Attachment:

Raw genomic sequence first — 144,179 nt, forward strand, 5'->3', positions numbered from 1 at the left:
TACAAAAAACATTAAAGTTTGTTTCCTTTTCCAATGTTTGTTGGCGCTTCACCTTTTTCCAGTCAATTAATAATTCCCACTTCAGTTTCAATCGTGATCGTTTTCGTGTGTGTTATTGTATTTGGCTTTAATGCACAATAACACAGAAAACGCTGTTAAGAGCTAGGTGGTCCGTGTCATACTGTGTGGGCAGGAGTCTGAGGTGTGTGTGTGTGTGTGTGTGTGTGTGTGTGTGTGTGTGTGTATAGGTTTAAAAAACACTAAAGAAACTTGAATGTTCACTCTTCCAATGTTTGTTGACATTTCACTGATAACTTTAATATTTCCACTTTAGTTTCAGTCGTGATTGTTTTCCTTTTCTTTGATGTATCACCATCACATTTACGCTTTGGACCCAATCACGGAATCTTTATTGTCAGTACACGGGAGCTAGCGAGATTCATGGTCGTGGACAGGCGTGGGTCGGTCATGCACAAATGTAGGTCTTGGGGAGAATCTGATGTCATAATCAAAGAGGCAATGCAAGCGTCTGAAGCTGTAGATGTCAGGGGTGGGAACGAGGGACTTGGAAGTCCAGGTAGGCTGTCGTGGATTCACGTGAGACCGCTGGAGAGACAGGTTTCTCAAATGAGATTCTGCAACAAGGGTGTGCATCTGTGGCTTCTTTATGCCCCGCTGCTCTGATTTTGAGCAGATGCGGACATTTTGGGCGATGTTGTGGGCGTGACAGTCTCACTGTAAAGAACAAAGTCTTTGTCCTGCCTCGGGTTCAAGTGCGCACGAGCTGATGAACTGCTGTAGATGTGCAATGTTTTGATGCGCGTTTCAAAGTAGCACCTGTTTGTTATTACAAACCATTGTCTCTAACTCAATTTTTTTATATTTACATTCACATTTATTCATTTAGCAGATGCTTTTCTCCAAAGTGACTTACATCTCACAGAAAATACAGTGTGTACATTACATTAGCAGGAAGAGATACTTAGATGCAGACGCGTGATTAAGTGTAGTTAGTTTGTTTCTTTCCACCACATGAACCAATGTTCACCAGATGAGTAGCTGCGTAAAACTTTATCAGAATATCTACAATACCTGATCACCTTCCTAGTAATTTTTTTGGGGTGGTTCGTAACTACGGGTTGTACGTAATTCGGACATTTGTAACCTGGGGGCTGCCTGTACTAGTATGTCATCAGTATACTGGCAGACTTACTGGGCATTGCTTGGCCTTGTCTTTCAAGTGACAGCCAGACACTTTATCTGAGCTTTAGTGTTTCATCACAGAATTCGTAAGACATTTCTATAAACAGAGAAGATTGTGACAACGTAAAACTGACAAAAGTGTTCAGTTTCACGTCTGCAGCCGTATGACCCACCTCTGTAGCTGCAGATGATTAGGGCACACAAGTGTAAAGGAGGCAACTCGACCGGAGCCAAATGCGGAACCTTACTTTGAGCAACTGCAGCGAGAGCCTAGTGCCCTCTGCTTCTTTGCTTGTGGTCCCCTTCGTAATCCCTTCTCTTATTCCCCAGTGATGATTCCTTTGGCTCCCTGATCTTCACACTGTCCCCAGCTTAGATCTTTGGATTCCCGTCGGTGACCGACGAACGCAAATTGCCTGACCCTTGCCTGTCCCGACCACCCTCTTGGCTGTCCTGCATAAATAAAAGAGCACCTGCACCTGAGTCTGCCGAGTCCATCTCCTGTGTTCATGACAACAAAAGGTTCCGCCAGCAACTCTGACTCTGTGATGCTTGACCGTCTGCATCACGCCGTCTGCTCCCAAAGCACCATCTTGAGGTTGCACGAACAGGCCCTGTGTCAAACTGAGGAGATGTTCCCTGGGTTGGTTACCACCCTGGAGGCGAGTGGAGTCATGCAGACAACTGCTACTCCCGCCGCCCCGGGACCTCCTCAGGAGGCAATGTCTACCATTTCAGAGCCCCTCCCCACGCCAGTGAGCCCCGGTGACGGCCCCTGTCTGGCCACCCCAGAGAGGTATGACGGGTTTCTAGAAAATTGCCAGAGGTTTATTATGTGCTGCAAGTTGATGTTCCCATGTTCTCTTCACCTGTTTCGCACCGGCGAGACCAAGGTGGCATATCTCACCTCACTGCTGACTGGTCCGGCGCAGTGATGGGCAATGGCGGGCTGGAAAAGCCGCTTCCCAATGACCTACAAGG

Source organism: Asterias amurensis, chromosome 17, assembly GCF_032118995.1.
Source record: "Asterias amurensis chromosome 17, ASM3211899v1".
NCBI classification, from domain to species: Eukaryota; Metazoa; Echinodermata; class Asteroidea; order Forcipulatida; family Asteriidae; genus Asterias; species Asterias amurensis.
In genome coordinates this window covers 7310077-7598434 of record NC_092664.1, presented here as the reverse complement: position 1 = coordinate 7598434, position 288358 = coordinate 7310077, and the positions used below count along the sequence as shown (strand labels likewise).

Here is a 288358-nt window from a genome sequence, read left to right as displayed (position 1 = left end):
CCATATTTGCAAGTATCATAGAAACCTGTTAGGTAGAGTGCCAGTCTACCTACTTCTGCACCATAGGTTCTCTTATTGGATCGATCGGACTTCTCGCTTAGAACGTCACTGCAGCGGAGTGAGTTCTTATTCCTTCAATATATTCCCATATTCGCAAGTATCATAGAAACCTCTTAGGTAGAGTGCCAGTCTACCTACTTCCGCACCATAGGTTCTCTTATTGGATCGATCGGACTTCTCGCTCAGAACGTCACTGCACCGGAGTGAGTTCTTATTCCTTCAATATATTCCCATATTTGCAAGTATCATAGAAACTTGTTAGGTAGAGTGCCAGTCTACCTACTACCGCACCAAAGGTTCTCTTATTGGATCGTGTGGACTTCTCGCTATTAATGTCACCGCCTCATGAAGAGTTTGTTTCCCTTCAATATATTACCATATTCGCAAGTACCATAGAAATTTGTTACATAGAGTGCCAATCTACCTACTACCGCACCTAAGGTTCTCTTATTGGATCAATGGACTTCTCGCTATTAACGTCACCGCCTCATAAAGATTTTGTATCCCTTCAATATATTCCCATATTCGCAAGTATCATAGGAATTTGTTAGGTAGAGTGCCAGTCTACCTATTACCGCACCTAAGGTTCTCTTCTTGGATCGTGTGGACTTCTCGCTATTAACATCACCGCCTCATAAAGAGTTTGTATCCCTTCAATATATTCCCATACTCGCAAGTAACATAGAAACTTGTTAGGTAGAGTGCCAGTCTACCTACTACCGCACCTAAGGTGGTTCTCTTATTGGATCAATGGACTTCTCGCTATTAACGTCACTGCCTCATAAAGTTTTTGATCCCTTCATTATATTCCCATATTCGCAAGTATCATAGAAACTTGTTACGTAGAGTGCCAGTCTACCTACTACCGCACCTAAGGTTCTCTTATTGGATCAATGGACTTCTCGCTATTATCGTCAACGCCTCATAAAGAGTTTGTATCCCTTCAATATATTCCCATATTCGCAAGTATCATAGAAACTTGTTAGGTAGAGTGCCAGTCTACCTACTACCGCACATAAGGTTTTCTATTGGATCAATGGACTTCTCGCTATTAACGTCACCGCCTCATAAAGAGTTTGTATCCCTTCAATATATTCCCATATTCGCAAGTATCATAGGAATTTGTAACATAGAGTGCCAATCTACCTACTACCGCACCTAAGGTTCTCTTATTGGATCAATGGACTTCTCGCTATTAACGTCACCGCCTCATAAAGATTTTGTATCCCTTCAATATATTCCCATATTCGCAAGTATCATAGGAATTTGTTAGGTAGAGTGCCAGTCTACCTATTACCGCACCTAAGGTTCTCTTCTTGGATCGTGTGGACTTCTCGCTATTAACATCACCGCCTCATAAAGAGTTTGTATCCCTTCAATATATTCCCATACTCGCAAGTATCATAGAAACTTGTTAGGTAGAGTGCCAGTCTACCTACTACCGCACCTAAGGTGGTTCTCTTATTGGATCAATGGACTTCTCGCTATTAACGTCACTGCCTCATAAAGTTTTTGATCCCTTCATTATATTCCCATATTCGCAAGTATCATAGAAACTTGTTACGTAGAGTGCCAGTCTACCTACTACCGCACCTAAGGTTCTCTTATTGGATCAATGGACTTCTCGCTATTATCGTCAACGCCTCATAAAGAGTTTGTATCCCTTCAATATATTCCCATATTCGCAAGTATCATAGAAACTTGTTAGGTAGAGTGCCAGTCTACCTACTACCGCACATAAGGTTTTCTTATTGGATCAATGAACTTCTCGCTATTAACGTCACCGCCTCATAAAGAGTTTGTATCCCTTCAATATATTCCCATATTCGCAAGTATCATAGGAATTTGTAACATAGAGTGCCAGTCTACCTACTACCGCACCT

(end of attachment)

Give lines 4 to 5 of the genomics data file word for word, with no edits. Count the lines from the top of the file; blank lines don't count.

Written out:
Source record: "Asterias amurensis chromosome 17, ASM3211899v1".
NCBI classification, from domain to species: Eukaryota; Metazoa; Echinodermata; class Asteroidea; order Forcipulatida; family Asteriidae; genus Asterias; species Asterias amurensis.